The workplace runs on documents. From creating and saving to sharing and submitting, most of us are dealing with documents in one form or another for a good chunk of almost every day.
All those documents pile up, and before you know it, you’re spending more time trying to figure out how to manage your documents than you are actually getting work done!
Here are three document management strategies that will help you take control of the documents you use for work so they don’t take over your schedule.
Join and Split PDF Files
PDF files can be kind of a pain to work with because they aren’t as easy to edit as other types of documents. They don’t have to be hard, though. With the right programs, you can edit PDF files easily.
When you learn how to edit joined documents, you can merge them in one place. That makes them easier to edit, and it also makes them easier to save, as you only have to save one document instead of multiple documents.
You can also learn how to split PDF files. It’s a great idea if you’re working with a large document and only certain people need to see certain portions of the file. It can save you time trying to find relevant information, and it can enhance security measures.
File and Name Documents as You Work
It’s really easy to save a document on your desktop real quick or give it the first name that comes to mind, but you’re setting yourself up for a lot of work in the future.
Create a plan for naming files from the very beginning and stick to it. Set up a file hierarchy that makes sense to you and save files exactly where they are supposed to go from the very beginning. It may take you a few extra seconds in the moment, but it can save you hours of work later on when you’re trying to get everything organized the way it should have been organized in the first place.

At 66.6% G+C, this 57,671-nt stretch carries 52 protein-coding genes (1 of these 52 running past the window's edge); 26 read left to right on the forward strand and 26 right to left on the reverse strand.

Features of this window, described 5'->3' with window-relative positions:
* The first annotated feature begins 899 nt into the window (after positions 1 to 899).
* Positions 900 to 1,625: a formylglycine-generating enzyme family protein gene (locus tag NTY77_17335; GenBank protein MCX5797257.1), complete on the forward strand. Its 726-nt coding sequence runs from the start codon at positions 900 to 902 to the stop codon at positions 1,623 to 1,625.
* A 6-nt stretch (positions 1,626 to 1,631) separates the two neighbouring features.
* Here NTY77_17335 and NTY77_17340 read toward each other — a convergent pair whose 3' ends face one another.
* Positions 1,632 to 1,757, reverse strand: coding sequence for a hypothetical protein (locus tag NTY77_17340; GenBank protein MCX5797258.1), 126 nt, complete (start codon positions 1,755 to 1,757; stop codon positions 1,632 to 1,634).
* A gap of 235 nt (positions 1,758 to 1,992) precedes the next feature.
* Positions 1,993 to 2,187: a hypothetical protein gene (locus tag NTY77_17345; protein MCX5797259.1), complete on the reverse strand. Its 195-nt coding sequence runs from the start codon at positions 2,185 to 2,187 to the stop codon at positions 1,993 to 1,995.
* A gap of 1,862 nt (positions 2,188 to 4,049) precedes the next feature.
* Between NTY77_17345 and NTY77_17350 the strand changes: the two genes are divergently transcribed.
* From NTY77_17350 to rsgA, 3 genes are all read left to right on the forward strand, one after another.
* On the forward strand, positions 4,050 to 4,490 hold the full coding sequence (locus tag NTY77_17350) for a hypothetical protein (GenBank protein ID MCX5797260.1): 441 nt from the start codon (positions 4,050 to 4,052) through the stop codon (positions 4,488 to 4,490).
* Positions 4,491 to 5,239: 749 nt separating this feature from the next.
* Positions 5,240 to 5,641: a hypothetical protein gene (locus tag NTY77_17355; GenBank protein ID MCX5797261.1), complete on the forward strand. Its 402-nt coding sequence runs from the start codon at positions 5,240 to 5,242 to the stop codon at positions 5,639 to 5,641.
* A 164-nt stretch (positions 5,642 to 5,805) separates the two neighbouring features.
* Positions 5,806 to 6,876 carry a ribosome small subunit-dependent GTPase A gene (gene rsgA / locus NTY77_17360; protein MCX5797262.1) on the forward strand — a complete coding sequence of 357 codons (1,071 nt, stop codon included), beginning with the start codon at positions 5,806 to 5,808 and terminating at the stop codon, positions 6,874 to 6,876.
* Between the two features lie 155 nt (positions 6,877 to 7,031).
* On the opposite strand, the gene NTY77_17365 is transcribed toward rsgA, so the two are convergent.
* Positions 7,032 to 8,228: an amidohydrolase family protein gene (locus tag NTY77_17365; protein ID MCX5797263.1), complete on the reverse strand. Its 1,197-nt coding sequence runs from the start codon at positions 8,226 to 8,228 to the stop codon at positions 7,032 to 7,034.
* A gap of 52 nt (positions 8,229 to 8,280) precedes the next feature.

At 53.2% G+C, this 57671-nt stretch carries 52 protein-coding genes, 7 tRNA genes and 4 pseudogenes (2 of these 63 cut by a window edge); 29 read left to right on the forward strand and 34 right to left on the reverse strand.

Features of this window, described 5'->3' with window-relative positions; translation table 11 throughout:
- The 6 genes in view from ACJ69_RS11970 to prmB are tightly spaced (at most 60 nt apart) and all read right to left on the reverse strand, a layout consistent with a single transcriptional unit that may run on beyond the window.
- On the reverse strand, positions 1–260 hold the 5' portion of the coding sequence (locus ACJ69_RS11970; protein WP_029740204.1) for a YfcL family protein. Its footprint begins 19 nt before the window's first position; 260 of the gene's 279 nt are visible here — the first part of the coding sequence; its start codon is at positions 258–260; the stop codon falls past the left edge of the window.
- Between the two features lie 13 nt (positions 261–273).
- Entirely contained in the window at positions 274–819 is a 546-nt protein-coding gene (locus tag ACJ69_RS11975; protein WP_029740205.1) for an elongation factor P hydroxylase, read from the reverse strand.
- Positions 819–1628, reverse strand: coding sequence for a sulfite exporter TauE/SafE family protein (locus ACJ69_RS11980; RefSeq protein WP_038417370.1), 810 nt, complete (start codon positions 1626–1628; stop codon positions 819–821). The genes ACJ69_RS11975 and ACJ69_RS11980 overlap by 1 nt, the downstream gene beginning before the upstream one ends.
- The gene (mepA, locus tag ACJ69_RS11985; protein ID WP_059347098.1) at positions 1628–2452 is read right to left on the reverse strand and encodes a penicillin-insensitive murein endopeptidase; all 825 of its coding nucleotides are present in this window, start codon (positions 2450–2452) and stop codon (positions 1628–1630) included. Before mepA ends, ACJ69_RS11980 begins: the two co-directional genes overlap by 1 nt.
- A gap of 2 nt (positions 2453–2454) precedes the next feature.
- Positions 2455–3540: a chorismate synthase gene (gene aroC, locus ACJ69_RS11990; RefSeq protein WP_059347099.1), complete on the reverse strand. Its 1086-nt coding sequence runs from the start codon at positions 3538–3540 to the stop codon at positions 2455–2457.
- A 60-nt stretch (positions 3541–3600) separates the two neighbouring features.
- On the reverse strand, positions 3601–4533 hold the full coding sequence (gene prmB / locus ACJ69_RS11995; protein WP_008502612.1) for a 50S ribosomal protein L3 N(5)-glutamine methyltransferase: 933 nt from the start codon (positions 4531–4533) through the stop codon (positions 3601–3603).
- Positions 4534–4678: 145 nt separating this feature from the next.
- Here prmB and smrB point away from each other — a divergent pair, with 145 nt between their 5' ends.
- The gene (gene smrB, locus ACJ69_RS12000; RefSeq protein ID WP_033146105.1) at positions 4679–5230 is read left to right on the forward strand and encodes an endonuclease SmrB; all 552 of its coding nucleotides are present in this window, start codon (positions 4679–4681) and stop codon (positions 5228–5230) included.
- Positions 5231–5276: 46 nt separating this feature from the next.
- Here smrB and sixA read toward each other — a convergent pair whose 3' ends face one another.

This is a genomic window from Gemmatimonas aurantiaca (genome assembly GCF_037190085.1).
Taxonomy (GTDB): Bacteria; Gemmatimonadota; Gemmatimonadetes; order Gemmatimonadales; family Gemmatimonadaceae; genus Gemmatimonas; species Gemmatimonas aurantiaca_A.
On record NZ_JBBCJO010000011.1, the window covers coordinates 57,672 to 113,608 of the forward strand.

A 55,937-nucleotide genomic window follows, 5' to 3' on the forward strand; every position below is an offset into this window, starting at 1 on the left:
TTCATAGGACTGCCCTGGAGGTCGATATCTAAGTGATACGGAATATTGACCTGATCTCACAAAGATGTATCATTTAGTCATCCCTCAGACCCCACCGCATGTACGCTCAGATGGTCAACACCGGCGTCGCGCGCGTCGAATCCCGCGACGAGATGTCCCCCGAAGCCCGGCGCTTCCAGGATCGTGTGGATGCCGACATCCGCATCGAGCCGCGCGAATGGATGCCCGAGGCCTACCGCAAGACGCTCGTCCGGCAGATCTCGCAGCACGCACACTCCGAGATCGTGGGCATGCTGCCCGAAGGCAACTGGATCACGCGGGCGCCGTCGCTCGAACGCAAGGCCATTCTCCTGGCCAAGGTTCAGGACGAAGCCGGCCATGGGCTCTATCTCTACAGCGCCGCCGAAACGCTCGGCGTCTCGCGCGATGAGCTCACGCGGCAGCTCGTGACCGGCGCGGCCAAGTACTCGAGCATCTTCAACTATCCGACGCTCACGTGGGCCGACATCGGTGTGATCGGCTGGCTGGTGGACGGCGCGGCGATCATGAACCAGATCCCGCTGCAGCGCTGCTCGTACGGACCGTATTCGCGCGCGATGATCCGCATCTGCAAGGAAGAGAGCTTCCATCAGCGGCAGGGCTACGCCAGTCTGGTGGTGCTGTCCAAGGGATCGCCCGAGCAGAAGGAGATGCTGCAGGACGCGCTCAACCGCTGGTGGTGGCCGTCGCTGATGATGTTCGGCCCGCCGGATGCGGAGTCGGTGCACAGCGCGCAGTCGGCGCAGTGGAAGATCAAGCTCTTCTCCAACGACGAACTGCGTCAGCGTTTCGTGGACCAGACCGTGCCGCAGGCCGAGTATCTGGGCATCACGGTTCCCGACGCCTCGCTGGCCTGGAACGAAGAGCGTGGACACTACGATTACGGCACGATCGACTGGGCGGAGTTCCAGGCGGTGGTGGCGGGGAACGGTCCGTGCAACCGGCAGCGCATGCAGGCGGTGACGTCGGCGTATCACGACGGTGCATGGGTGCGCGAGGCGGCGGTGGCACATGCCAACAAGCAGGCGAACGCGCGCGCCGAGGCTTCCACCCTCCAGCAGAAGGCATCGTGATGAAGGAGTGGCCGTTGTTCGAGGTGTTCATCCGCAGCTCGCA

Use a Note-Taking Application
Chances are, you’re taking notes throughout the day. If you’re keeping a running list of notes in different documents, you should know that there’s a better way to do it.
Instead of muddling down your folders with notes that become irrelevant quickly, use a note-taking application.
A few note-taking apps to consider include:
- Google Keep is a simple note-taking app that connects with other Google apps
- OneNote allows you to take notes with text, audio, images, video, tables, and drawings
- UpNote has a simple interface that’s available for macOS, Windows, Linux, iOS, and Android
From figuring out how to edit a PDF to searching for lost files, there are a lot of ways your digital documents can get the best of you. But they don’t have to! With these tips, you’ll keep track of important files and collaborate more easily, which means you can get more work done in less time.